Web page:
East Wemyss Primary School won the 2018 Rolls-Royce Science Prize for its use of Makerspaces. Teacher Tracey Ellicott talks us through their journey
The Makerspace seed was sown after visiting Northrop Grumman’s FabLab in Los Angeles. I set out to create our own scaled-down version in the old public library building in the school grounds.
My intention was to use all available resources to establish a space in which children could lead their own learning through exploration, creativity and tinkering. I set up areas linked to different aspects of STEM to encourage children to undertake different aspects of making in the hope that these areas would merge in time. We had a Slime Lab, Woody’s World, Sparky’s Bits Bar, Prototype Place, Designers’ Den, Take-Apart Tech Station, a Lego Wall and an interactive Smartboard for virtual making.
Children, parents and staff were initially introduced to the space through Family Friday sessions. The Makerspace was open every lunchtime for one or two named classes to voluntarily attend. The sessions were consistently popular and in our second year, the 50-minute sessions were incorporated into the weekly curriculum under the umbrella of STEM.
The children are familiar with the available resources and autonomous nature of the sessions. They are encouraged to take things apart to discover how they work and what’s inside. They might find something which sparks an idea and the object gets incorporated into a new creation. All the children have been introduced to online 3D design through Tinkercad, with the intention of 3D printing their designs once we’ve learned to slice them first.
Underpinning the philosophy behind Makerspaces, the idea is to drip-feed new technologies into the arena to support and extend the creative possibilities. We have introduced a virtual learning element through access to Minecraft-type games.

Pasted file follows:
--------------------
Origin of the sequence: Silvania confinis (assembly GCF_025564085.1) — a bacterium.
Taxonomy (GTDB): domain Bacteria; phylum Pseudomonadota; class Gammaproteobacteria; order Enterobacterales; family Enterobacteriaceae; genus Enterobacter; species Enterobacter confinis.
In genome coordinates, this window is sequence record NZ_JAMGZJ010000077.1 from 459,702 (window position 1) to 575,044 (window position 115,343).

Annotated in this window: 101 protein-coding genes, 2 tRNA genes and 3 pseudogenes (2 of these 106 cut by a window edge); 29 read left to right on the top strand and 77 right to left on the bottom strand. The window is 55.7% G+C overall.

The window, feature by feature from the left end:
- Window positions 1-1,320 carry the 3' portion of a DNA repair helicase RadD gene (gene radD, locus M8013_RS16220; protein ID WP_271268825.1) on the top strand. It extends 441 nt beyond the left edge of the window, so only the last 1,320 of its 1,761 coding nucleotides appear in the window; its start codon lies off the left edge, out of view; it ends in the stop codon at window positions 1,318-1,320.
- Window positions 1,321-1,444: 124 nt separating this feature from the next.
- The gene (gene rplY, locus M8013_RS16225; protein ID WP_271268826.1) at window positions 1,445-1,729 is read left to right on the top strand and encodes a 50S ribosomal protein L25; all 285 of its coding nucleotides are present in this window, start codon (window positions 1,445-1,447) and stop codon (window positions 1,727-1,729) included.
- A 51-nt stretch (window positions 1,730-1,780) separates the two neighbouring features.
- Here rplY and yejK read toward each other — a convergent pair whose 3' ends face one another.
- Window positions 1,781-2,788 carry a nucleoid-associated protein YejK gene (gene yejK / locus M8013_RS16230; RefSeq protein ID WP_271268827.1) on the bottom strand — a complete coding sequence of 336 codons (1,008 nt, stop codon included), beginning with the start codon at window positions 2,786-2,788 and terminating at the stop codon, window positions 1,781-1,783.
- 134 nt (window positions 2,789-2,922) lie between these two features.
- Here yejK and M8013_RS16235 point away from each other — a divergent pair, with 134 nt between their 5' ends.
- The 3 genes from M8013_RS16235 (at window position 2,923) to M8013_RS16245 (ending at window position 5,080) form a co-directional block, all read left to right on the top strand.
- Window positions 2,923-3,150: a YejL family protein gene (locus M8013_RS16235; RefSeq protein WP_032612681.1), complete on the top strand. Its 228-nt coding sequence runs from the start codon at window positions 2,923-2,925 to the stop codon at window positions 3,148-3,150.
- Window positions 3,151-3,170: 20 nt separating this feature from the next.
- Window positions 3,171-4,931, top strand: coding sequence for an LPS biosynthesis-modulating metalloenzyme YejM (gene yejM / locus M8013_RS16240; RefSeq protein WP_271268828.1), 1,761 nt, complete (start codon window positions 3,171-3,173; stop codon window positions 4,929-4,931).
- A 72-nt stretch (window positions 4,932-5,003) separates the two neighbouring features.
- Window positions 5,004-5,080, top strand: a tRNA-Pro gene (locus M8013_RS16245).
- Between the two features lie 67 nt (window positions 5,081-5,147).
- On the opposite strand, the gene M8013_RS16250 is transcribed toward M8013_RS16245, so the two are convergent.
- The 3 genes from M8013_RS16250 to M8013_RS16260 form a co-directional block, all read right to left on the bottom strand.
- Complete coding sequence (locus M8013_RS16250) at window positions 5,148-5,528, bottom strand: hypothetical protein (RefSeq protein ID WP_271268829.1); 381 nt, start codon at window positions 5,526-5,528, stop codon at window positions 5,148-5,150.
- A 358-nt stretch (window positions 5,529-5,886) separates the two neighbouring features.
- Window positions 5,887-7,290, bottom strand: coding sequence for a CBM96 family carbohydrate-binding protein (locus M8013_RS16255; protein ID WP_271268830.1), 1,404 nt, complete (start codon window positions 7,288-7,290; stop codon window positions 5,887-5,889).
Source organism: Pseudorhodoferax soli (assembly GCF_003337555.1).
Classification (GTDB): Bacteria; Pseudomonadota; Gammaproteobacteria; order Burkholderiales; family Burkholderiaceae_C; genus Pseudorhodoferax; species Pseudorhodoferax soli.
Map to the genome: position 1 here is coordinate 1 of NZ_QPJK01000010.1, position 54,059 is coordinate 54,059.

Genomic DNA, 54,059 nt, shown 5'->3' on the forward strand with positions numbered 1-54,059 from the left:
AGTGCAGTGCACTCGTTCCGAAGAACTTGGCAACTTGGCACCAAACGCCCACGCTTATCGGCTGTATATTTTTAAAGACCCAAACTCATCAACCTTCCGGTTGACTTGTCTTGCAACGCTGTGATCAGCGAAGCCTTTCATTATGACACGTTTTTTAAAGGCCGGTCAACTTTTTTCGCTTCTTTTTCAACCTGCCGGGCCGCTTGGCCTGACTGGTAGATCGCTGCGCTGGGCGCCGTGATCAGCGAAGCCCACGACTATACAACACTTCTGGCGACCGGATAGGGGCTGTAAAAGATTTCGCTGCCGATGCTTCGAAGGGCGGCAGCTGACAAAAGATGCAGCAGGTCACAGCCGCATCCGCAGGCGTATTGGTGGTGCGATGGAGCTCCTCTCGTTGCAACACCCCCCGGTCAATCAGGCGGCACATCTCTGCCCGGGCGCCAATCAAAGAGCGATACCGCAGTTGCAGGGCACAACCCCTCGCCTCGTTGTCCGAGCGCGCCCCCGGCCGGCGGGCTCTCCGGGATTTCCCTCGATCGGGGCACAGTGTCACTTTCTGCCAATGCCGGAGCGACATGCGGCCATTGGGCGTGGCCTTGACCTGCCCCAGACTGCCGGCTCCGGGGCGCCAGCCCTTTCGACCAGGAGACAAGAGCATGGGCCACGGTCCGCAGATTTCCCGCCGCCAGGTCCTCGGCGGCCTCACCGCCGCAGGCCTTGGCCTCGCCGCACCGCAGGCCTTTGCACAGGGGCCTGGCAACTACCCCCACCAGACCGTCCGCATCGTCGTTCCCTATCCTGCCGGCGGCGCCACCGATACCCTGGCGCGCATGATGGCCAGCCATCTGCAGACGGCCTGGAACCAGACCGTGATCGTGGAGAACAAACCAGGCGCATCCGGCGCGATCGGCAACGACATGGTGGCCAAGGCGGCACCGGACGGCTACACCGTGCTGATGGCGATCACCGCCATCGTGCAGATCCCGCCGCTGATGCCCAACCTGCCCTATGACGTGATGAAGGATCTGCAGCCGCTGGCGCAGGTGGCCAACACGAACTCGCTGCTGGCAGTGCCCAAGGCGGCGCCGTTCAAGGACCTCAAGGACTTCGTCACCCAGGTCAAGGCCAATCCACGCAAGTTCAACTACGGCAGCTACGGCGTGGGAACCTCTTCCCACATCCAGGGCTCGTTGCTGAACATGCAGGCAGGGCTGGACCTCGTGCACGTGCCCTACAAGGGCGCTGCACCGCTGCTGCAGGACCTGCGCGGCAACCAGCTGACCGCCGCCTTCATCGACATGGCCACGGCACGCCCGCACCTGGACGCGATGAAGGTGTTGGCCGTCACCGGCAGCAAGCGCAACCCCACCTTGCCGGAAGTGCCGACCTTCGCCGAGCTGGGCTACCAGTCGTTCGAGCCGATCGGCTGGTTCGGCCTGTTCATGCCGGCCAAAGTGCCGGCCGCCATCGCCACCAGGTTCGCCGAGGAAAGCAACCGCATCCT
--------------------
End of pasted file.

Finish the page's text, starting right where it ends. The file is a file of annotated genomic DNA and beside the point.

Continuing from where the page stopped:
We have invested in Lego Mindstorms robotics and Lego WeDo 2.0 building sets. Both of these can be programmed using block-coding elements to introduce motion, colour changes and sound. Using funding from winning the Rolls-Royce Science Prize, we have purchased a 3D printer too.
Learners engage with the Engineering Design Process as they plan their ideas and organise suitable resources. They produce a prototype or first model, improving the design and solving problems encountered along the way in an iterative design process. They learn from their mistakes and from each successive build about what is achievable, developing their approach to new challenges whilst extending their knowledge. They build resilience, collaborate to take projects forwards and share skills in the process.
Children have the opportunity to build upon valuable experiences acquired in the nursery environment, and learn to:
- develop purpose when using tools and learn to manage associated risks
- draw upon the extensive range of skills to measure resources when constructing models
- apply their reading skills when following a sequence of steps or scanning for information
- develop their sense of scale and proportion through drawing their designs
- negotiate with team members and share decisions necessary to drive projects towards their conclusion
- evaluate the usefulness of a product, its aesthetic qualities and the process undertaken to achieve the outcome